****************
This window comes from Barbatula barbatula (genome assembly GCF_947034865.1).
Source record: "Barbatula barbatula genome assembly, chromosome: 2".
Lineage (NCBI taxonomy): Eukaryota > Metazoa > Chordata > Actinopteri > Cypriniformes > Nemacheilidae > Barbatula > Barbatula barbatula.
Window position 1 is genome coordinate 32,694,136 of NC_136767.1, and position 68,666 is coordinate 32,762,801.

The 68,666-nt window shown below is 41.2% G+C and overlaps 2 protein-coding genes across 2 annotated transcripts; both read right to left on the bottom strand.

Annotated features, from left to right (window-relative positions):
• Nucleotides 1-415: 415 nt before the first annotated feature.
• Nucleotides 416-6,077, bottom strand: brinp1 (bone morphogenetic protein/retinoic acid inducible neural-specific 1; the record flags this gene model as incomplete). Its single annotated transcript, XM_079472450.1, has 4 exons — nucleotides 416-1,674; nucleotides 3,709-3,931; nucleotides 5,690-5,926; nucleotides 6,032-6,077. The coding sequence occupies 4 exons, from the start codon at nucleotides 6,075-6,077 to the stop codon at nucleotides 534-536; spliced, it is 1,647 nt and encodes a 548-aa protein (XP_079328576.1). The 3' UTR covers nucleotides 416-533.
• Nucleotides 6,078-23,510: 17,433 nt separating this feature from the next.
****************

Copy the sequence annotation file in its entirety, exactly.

This window comes from Barbatula barbatula (genome assembly GCF_947034865.1).
Source record: "Barbatula barbatula genome assembly, chromosome: 2".
Lineage (NCBI taxonomy): Eukaryota > Metazoa > Chordata > Actinopteri > Cypriniformes > Nemacheilidae > Barbatula > Barbatula barbatula.
Window position 1 is genome coordinate 32,694,136 of NC_136767.1, and position 68,666 is coordinate 32,762,801.

The 68,666-nt window shown below is 41.2% G+C and overlaps 2 protein-coding genes across 2 annotated transcripts; both read right to left on the bottom strand.

Annotated features, from left to right (window-relative positions):
• Nucleotides 1-415: 415 nt before the first annotated feature.
• Nucleotides 416-6,077, bottom strand: brinp1 (bone morphogenetic protein/retinoic acid inducible neural-specific 1; the record flags this gene model as incomplete). Its single annotated transcript, XM_079472450.1, has 4 exons — nucleotides 416-1,674; nucleotides 3,709-3,931; nucleotides 5,690-5,926; nucleotides 6,032-6,077. The coding sequence occupies 4 exons, from the start codon at nucleotides 6,075-6,077 to the stop codon at nucleotides 534-536; spliced, it is 1,647 nt and encodes a 548-aa protein (XP_079328576.1). The 3' UTR covers nucleotides 416-533.
• Nucleotides 6,078-23,510: 17,433 nt separating this feature from the next.